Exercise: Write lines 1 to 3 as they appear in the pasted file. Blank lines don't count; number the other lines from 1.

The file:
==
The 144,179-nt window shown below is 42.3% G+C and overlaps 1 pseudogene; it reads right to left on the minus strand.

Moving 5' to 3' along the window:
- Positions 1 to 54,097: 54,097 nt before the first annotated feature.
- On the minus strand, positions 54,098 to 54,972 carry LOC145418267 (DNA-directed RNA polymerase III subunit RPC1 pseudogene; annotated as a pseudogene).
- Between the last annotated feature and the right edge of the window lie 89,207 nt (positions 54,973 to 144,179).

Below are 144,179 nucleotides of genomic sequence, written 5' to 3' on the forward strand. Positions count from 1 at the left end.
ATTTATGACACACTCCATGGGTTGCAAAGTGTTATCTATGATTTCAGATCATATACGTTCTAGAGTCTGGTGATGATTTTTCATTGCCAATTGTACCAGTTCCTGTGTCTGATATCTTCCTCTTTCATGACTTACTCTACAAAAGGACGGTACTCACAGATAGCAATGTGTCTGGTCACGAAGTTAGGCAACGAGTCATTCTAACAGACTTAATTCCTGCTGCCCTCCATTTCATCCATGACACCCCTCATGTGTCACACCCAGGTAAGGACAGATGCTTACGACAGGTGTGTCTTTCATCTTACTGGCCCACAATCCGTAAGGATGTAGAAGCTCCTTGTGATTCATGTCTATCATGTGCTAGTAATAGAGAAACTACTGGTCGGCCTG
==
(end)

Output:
The 144,179-nt window shown below is 42.3% G+C and overlaps 1 pseudogene; it reads right to left on the minus strand.

Moving 5' to 3' along the window:
- Positions 1 to 54,097: 54,097 nt before the first annotated feature.